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SEO Web Design / SEO  / The need for (mobile) speed: Small improvements have a big conversion impact

The need for (mobile) speed: Small improvements have a big conversion impact

Site speed has always been an important feature of the mobile user experience. Google made it an explicit ranking factor in 2018[1]. Speed is also a component of the new “Page Experience” ranking factor[2]. But even more importantly, page speed can have a significant impact on conversions and revenue for brands across industries, according to a new report[3] from Deloitte.

The study was issued in conjunction with a number of Google mobile app campaign announcements[4] and the upgrade[5] of the company’s Test My Site tool to include Web Vitals reporting.

Mobile ‘dominant digital touchpoint.’ Given that we live in a mobile-first world — Deloitte calls it the “dominant digital touchpoint” — the mobile user experience is increasingly synonymous with brand experience. The firm cites an eMarketer forecast that asserts m-commerce “will double from 2019–2023, ultimately accounting for three-quarters of total e-commerce sales.” Today, however, mobile accounts for more site traffic but fewer conversions than on the desktop. Speed is a factor.

For the study, Deloitte created an elaborate methodology to measure mobile site performance. It approached 70 brands, 37 were eventually selected “after passing analytics, technical and qualitative audits.” It developed a KPI framework and mapped conversion journeys. It identified four key speed metrics and developed a statistical model to measure their impact. Site speed data was measured using Google Lighthouse “and aggregated with brands’ web analytics data.”

Analysis of four verticals. The company looked at four verticals: retail, travel, luxury (apparel) and lead-generation. It measured conversions in each case, here defined as the number of users who transacted, “added to basket,” clicked “contact us” or completed a form, in the case of lead generation.

The study found that page speed was directly correlated with higher engagement and “improved funnel progression.” Faster mobile sites resulted in more page views, higher conversions and greater average order value per customer across each of the verticals measured. More concretely, a 0.1 second improvement in site speed resulted in:

  • Retail conversions increases of 8.4% and average order value increases of 9.2%.
  • Travel conversions increase of 10.1% and average order value increase of 1.9%.
  • Luxury brand page views per session increase of 8.6%.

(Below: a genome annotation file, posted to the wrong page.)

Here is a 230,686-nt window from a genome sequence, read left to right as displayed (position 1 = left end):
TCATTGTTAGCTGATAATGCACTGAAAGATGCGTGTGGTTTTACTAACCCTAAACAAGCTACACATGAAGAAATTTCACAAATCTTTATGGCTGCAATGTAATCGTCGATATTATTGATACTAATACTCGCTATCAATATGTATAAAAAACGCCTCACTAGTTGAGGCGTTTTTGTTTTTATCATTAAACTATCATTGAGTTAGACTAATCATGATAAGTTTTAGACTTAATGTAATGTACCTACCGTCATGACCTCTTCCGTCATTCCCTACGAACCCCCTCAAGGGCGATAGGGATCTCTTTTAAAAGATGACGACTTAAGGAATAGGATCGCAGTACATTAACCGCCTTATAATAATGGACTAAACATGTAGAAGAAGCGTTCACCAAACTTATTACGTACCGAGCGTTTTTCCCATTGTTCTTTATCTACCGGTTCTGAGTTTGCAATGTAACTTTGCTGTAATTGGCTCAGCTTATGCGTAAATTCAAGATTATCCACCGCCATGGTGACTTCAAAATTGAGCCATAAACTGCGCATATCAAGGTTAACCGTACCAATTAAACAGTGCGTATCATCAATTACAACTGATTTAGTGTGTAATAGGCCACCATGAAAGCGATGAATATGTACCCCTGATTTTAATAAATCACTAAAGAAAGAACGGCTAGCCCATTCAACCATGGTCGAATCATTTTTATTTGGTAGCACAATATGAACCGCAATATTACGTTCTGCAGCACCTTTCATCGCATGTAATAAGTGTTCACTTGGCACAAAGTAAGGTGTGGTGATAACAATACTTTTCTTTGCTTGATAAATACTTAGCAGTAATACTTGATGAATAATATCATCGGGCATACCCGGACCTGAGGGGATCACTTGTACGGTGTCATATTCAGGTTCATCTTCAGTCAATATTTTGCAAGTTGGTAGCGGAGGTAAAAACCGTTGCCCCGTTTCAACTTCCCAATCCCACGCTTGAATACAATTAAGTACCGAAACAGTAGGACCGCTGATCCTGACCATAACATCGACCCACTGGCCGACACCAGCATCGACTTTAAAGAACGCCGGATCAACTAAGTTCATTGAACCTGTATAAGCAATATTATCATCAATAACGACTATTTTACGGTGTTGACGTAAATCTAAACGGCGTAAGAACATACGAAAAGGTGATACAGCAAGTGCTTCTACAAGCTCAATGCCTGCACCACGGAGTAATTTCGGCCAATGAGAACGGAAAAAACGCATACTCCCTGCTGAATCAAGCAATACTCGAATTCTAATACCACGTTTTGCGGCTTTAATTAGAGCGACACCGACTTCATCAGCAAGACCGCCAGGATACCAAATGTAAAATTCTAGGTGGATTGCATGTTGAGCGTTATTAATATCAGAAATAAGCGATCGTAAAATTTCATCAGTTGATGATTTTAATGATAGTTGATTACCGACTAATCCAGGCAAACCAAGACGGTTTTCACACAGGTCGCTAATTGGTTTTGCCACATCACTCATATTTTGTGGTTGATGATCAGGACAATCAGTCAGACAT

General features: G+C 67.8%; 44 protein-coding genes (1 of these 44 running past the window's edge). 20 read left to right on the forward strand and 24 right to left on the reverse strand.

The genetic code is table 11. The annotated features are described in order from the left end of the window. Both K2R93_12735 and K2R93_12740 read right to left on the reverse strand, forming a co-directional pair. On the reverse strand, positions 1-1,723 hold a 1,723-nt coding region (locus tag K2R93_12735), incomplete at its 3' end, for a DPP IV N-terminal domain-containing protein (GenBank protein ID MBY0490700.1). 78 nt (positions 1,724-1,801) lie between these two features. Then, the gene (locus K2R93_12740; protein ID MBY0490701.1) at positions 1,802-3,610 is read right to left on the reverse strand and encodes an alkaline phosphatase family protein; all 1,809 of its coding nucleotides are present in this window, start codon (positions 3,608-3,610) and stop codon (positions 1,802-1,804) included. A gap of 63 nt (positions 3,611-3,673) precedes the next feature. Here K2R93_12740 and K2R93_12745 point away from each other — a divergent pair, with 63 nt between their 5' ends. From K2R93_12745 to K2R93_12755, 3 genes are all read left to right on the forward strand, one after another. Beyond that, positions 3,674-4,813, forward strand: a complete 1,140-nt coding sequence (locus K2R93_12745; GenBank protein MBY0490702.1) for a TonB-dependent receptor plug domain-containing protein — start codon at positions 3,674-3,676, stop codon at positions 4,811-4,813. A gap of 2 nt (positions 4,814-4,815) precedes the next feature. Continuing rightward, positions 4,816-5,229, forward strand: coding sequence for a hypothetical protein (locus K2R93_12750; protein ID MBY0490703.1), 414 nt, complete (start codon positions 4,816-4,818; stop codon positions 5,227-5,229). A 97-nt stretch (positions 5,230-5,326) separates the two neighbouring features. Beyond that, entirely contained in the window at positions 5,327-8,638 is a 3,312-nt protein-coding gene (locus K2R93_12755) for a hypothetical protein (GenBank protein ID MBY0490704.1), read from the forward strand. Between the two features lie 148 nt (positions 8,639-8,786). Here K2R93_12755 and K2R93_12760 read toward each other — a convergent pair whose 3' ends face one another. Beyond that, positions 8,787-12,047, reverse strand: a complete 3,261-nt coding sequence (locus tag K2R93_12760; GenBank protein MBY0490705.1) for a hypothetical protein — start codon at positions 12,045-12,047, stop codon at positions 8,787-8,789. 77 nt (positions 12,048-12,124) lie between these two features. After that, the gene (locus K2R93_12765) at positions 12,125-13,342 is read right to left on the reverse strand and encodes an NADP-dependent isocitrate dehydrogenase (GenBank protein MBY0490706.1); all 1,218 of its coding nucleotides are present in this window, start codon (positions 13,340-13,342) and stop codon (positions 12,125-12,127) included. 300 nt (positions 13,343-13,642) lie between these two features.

• Lead-gen pages bounce rate improvement of 8.3%

There’s a detailed discussion and case studies for each vertical. For example, Deloitte observed that for retail sites it’s more important to focus on the speed of product pages vs. the retailer’s homepage, “because many people visiting your homepage are already loyal to your brand while those going straight to the product page might be coming from an ad” and they will potentially bounce if the page doesn’t load fast enough.

Mobile speed still lags far behind desktop. A separate study using Google page speed metrics, conducted in April by Milestone[6], examined thousands of sites across 11 verticals. It found that “mobile speed still lags far behind desktop speed at 2.6 times slower, 2.9 seconds to 7.9 seconds.” It also discovered that speed varied significantly by industry: financial services and technology were the fastest and construction had the slowest mobile load times.

The study concluded that “most mobile sites tested are very slow with an average mobile speed score of 40.1 and an average Speed Index of 7.9 seconds.” A subsequent Milestone analysis of AMP pages concluded they were positively correlated with improved rankings and visibility in search results, finding that “non-AMP pages are 108% slower loading” than AMP pages.

Google recently announced that AMP will no longer be required to appear in the Top Stories section[7] of search results. This may cause widespread abandonment of AMP. But the speed boost and improved visibility of AMP pages may give publishers reasons[8] to stick with it.

Why we care. Marketers need to make culture and operational changes to further prioritize mobile experiences and site speed. As Deloitte points out in its report, “the competitive gap will widen between brands who provide great mobile experience and those who don’t.” The firm also argues that it’s not enough to be the fastest in your vertical or category, brands and retailers are now competing “with the best digital experience a consumer has ever had.”

About The Author

Greg Sterling is a Contributing Editor to Search Engine Land, a member of the programming team for SMX events and the VP, Market Insights at Uberall.


  1. ^ in 2018 (
  2. ^ “Page Experience” ranking factor (
  3. ^ report (
  4. ^ mobile app campaign announcements (
  5. ^ upgrade (
  6. ^ Milestone (
  7. ^ AMP will no longer be required to appear in the Top Stories section (
  8. ^ may give publishers reasons (

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